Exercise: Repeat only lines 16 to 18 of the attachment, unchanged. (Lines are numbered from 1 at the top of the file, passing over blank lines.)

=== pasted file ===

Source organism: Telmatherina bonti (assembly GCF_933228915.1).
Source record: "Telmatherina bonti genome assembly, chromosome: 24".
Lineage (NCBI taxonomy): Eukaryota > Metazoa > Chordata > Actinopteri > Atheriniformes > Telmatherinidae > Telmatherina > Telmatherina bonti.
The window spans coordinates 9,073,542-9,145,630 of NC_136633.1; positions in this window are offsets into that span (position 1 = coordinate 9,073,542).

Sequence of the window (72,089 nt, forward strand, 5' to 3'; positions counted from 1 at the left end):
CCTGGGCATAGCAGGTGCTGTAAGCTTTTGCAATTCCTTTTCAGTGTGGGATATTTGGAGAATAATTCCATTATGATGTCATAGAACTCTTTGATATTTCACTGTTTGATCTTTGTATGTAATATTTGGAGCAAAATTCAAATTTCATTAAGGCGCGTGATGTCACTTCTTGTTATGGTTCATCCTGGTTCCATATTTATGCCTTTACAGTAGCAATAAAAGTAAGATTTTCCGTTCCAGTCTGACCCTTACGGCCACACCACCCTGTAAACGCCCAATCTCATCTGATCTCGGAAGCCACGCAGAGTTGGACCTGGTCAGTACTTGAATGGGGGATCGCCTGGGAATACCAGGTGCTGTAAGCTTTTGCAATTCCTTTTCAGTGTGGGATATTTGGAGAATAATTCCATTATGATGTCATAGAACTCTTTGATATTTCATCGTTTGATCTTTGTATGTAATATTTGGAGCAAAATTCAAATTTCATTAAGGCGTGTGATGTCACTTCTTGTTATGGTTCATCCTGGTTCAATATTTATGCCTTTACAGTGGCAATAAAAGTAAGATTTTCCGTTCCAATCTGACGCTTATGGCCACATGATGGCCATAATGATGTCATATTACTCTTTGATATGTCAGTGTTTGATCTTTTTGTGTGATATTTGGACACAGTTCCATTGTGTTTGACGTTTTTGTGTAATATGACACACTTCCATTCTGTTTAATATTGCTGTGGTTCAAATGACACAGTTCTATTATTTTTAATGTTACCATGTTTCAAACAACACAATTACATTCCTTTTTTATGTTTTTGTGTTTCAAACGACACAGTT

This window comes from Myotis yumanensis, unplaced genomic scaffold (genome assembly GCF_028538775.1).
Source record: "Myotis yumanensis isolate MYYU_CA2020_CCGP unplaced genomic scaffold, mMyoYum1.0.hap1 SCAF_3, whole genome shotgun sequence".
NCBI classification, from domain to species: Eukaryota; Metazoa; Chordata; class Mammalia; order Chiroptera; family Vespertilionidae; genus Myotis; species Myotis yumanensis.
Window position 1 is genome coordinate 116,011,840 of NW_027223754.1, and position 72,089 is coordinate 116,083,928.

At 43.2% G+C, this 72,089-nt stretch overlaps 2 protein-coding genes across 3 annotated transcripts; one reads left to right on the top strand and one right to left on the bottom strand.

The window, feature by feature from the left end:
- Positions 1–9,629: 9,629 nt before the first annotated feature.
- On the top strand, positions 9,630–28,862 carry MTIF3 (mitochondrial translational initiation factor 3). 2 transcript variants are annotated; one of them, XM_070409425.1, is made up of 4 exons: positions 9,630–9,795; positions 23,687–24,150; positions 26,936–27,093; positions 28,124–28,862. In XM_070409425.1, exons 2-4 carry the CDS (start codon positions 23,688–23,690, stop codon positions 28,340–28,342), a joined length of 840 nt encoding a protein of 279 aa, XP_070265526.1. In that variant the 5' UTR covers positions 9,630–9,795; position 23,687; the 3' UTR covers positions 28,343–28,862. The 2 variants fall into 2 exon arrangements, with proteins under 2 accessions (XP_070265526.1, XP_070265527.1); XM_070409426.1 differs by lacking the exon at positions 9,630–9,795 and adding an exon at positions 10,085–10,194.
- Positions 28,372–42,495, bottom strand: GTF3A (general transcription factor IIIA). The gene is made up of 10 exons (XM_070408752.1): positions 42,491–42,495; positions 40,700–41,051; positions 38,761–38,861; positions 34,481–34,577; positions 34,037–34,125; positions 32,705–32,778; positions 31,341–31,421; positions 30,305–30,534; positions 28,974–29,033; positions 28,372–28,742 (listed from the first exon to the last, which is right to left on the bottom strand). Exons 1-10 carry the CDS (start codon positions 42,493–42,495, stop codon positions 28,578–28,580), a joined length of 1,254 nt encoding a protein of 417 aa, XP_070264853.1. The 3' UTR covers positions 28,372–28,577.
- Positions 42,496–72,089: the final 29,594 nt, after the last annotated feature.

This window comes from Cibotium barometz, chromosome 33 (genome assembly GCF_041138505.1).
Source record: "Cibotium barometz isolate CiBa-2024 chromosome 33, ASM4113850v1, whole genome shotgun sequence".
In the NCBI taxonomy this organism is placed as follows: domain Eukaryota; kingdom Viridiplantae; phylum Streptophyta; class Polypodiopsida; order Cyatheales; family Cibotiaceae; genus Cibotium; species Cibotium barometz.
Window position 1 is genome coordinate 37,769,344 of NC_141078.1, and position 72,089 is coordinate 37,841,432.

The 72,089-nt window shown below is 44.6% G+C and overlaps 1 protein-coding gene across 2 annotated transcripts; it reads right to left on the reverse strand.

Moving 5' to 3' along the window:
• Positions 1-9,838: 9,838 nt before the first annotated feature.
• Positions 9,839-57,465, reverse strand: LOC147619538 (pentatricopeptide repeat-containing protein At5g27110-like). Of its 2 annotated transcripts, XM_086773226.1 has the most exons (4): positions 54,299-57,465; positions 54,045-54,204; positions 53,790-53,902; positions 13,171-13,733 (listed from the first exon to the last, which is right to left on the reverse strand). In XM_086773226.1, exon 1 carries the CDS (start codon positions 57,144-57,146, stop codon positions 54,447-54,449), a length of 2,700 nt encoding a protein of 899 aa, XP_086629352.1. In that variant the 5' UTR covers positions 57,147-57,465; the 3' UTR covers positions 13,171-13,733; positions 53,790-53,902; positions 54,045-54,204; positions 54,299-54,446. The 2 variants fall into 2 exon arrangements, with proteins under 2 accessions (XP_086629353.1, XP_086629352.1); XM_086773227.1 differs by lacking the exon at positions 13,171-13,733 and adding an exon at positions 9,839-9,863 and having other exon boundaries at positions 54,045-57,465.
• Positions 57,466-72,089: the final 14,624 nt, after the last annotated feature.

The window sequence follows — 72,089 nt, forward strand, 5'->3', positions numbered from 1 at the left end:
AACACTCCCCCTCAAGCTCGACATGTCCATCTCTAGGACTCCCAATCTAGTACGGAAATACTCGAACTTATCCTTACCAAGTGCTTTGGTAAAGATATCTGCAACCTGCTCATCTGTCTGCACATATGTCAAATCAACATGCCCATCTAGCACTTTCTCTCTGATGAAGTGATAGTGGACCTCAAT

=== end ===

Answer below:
- Positions 42,496–72,089: the final 29,594 nt, after the last annotated feature.

This window comes from Cibotium barometz, chromosome 33 (genome assembly GCF_041138505.1).
Source record: "Cibotium barometz isolate CiBa-2024 chromosome 33, ASM4113850v1, whole genome shotgun sequence".